Postcards from Pats Camp: Day 21

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Postcards from Pats Camp: Day 21

FOXBORO -- Rob Gronkowski, Aaron Hernandez, and Brandon Lloyd returned to practice Wednesday.
Breathing again? Good.
You'll probably also appreciate hearing Logan Mankins had his first day in full pads. But the good feelings on Day 21 were tempered -- Jabar Gaffney suffered an injury to his right quad just into the second hour and missed the rest of practice.
He giveth and He taketh away.
WEATHERThe sun was blazing. Weather.com tells me it was 83 degrees, but with almost 90 humidity, the heat index must have read higher. Mary Paoletti: Amateur meteorologist.
WHAT THEY WOREFull pads.
WHAT THEY DID1:30-2:00: Walkthrough.
2:01-2:12: Running, dynamic running and stretching.
2:13: Drills. Over on the left field it looked like deconstructed special teams work. In one group, Zoltan Mesko helped some guys with punt blocking; in another, the long snapper helped with punt coverage. Elsewhere, some receivers worked on routes, and quarterbacks practiced rollouts and drops. Members of the secondary practiced basic coverages.
2:35: 1-on-1s. This is when Gaffney got hurt. A ball was thrown long out toward the sideline and the receiver put on an extra burst to get there. The pass went incomplete and Gaffney walked gingerly up the sideline. After he met with a trainer, Gaffney took off his jersey and parked it on a big orange cooler for the rest of practice. It could be taken as a positive that he wasn't taken into the locker room.
2:39: 11-on-11. Tom Brady's offensive line looked a little like this: Nate Solder at LT, Nick McDonald at LG, Dan Koppen at C, Donald Thomas at RG, and Marcus Cannon at RT. There was one beautiful play worth noting in this set. Brady looked play-action and the defense bought it. Aaron Hernandz broke away and made it into the end zone with about 10-yards of separation.
2:57: Punt! The barrel also came out but went unused. What a tease.
3:04: 7-on-7. At the back of the field the offensive and defensive lines did tandem 1-on-1s. Over around on goal post Chris Koepplin was stuck shagging for Stephen Gostkowski. He actually tried to kick a ball back to Gostkowski at one point but drilled the top of the goal post instead. The task didn't appear entertaining. The next time Koepplin hit the post he actually looked excited about it. Ah, the life of a back-up kicker.
3:26: More special teams work.
3:35: More 11-on-11.
3:49: Field goals and beat-the-clock field goals. Mesko loves waving that towel around.
WHAT WE SAWWe already talked about the big three being back (Lloyd, Gronkowski, Hernandez). For absences we're left with: Eric Kettani, Alfonzo Dennard, James Ihedigbo (off again after coming back Tuesday), Spencer Larsen, Tracy White, Malcolm Williams, Markus Zusevics, Matt Kopa, Kyle Hix, Sebastian Vollmer, Visanthe Shiancoe, Daniel Fells, Myron Pryor, Jonathan Fanene. Larsen and White made their first appearances on the field, though in shorts and t-shirts.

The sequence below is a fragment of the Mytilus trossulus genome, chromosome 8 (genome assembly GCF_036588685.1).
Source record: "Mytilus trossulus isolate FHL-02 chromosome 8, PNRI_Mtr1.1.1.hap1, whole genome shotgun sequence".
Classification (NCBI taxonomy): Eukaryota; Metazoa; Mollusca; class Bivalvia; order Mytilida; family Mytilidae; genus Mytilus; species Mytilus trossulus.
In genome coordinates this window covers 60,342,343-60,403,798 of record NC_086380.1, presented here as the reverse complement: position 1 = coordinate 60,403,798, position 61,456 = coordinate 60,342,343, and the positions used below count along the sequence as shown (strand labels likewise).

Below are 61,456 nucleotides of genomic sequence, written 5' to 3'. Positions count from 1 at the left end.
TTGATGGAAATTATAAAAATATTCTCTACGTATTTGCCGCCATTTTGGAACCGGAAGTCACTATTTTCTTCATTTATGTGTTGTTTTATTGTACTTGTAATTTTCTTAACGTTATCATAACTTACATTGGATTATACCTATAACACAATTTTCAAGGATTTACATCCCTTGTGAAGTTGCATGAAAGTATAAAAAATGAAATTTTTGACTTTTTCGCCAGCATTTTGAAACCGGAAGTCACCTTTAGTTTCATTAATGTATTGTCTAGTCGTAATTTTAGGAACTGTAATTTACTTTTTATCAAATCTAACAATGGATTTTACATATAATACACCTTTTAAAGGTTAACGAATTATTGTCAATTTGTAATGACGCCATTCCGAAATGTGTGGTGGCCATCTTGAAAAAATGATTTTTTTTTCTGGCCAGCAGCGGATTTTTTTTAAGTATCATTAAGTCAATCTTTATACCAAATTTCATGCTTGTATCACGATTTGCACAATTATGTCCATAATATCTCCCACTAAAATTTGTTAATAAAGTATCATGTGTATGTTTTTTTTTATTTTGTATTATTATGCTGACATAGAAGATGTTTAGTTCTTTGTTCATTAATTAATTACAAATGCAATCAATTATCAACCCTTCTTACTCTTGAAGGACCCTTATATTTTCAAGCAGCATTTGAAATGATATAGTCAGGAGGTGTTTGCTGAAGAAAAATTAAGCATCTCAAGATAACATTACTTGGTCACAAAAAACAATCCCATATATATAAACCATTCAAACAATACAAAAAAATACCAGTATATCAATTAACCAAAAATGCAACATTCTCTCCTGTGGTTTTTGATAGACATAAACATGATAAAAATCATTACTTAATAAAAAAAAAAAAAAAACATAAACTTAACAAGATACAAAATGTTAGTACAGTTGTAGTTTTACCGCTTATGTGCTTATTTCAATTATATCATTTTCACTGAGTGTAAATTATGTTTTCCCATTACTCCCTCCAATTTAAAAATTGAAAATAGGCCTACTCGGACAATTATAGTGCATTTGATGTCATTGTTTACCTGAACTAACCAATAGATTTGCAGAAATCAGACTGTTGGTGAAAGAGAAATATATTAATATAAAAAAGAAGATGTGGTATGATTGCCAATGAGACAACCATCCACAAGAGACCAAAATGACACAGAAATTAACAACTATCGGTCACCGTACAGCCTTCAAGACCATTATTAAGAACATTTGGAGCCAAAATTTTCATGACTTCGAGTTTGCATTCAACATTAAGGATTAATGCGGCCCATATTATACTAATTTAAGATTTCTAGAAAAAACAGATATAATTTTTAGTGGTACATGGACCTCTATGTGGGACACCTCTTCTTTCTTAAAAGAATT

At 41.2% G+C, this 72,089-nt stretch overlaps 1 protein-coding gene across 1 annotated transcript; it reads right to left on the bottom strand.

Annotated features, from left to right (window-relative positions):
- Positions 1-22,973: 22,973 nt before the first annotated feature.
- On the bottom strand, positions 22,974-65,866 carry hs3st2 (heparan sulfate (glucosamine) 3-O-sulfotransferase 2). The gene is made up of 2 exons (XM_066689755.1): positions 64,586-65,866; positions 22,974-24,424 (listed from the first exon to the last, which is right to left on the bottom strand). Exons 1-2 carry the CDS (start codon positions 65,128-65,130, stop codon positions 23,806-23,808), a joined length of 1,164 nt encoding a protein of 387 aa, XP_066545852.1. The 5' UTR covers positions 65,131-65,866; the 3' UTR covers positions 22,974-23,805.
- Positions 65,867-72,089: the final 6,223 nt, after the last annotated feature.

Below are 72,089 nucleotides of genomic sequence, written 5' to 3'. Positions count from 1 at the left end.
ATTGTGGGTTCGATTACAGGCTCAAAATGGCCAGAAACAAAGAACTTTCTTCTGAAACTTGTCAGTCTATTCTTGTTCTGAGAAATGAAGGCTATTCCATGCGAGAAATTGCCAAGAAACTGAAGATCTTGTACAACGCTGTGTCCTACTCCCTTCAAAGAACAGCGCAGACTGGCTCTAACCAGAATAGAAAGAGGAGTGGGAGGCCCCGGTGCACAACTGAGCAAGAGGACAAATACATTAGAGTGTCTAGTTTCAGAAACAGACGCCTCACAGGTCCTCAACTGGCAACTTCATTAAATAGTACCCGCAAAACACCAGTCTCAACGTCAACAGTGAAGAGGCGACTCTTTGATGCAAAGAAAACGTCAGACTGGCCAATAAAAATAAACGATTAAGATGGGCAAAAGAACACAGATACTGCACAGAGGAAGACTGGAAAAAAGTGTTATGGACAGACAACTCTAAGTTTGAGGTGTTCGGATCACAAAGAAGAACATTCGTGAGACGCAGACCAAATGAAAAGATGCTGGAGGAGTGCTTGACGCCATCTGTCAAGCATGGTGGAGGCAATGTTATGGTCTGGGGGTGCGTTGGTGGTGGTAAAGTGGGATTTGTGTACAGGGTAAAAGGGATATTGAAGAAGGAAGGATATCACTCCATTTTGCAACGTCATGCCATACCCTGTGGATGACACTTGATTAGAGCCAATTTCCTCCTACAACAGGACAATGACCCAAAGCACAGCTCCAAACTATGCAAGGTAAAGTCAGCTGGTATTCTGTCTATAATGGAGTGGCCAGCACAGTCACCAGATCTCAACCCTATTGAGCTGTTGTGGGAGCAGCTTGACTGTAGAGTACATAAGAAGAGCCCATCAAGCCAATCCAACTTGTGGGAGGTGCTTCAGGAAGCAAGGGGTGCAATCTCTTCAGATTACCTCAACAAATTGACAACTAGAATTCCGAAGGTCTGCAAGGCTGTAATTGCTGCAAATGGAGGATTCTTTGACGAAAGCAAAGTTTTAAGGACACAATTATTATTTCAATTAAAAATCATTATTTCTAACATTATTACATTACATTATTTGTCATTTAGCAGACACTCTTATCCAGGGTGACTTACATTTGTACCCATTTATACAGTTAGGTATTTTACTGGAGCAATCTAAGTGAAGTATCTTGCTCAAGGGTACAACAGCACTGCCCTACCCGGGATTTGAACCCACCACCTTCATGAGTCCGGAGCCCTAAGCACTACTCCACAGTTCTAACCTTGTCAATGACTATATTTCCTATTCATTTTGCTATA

Gronkowski missed a ball he's caught dozens of times before. During 11-on-11, Brady threw to the tight end right over the middle. The pass was a little high, but it hit off of both Gronkowski's hands. He should have had it.
Safe to say the defense had a better day overall and loved every second of it.
Jeremy Ebert got some work on punt today. He's returned plenty of kickoffs, but punt is a different animal. Ebert probably found that out when he muffed his first attempt.
A little shoving broke out during 7-on-7 and I do believe it was between Logan Mankins and Justin Francis. Tempers fizzled out as soon as they flared perhaps luckily for Francis.
Stevan Ridley continues to get rocked. Derek Martin lowered his shoulder on the running back and sent Ridley right to the ground. Kid always seems to take an extra hit.
During the second round of 11-on-11, Brady executed a pretty little trick play. Wish I could report it.
Shane Vereen caught a ball on the end of a crossing route, much to the frustration of Brandon Spikes. The linebacker went back to the line and immediately dropped down to do some pushups.
Hoyer made a beautiful lofted throw over a defender to Julian Edelman on the sidelines.
Mallett... Oh, Mallett. He was in on two bad plays in a row before getting yanked. The first was intended for Hernandez who was crossing the middle. Pass was thrown to 81's ankles -- incomplete. Next ball bounced off Edelman's hands.
Hoyer couldn't connect with Jeremy Ebert in the corner of the end zone. Probably because Francis would have sacked the stuff out of him before the throw if that was allowed.